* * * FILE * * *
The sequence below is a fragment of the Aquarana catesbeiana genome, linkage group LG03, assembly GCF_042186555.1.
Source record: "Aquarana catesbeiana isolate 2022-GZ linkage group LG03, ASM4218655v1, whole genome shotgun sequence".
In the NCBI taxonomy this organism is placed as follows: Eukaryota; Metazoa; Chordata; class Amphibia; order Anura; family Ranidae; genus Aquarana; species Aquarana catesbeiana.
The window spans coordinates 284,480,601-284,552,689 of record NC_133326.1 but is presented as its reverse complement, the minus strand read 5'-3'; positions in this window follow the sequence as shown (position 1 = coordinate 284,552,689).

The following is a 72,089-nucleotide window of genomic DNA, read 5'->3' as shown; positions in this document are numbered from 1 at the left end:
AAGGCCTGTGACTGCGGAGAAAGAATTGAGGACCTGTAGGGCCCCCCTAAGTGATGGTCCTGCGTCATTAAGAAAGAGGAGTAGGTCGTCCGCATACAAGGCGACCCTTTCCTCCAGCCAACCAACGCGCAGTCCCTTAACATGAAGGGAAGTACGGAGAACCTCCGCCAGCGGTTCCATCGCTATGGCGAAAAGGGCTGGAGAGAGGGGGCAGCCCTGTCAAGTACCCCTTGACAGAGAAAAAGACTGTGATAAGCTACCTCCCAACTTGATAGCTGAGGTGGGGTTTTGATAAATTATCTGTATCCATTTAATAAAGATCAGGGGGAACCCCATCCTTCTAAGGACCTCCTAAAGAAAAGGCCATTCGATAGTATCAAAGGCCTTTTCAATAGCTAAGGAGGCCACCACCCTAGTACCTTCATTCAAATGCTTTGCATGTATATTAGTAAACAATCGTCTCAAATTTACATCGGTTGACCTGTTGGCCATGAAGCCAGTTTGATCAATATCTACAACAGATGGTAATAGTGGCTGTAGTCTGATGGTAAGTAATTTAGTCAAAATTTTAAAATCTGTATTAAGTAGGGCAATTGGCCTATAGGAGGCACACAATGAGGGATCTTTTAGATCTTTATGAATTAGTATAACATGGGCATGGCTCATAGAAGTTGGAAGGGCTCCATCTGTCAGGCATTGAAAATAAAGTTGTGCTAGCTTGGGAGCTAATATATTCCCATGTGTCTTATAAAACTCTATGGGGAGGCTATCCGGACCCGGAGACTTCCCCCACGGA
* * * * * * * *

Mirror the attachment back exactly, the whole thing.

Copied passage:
The sequence below is a fragment of the Aquarana catesbeiana genome, linkage group LG03, assembly GCF_042186555.1.
Source record: "Aquarana catesbeiana isolate 2022-GZ linkage group LG03, ASM4218655v1, whole genome shotgun sequence".
In the NCBI taxonomy this organism is placed as follows: Eukaryota; Metazoa; Chordata; class Amphibia; order Anura; family Ranidae; genus Aquarana; species Aquarana catesbeiana.
The window spans coordinates 284,480,601-284,552,689 of record NC_133326.1 but is presented as its reverse complement, the minus strand read 5'-3'; positions in this window follow the sequence as shown (position 1 = coordinate 284,552,689).

The following is a 72,089-nucleotide window of genomic DNA, read 5'->3' as shown; positions in this document are numbered from 1 at the left end:
AAGGCCTGTGACTGCGGAGAAAGAATTGAGGACCTGTAGGGCCCCCCTAAGTGATGGTCCTGCGTCATTAAGAAAGAGGAGTAGGTCGTCCGCATACAAGGCGACCCTTTCCTCCAGCCAACCAACGCGCAGTCCCTTAACATGAAGGGAAGTACGGAGAACCTCCGCCAGCGGTTCCATCGCTATGGCGAAAAGGGCTGGAGAGAGGGGGCAGCCCTGTCAAGTACCCCTTGACAGAGAAAAAGACTGTGATAAGCTACCTCCCAACTTGATAGCTGAGGTGGGGTTTTGATAAATTATCTGTATCCATTTAATAAAGATCAGGGGGAACCCCATCCTTCTAAGGACCTCCTAAAGAAAAGGCCATTCGATAGTATCAAAGGCCTTTTCAATAGCTAAGGAGGCCACCACCCTAGTACCTTCATTCAAATGCTTTGCATGTATATTAGTAAACAATCGTCTCAAATTTACATCGGTTGACCTGTTGGCCATGAAGCCAGTTTGATCAATATCTACAACAGATGGTAATAGTGGCTGTAGTCTGATGGTAAGTAATTTAGTCAAAATTTTAAAATCTGTATTAAGTAGGGCAATTGGCCTATAGGAGGCACACAATGAGGGATCTTTTAGATCTTTATGAATTAGTATAACATGGGCATGGCTCATAGAAGTTGGAAGGGCTCCATCTGTCAGGCATTGAAAATAAAGTTGTGCTAGCTTGGGAGCTAATATATTCCCATGTGTCTTATAAAACTCTATGGGGAGGCTATCCGGACCCGGAGACTTCCCCCACGGA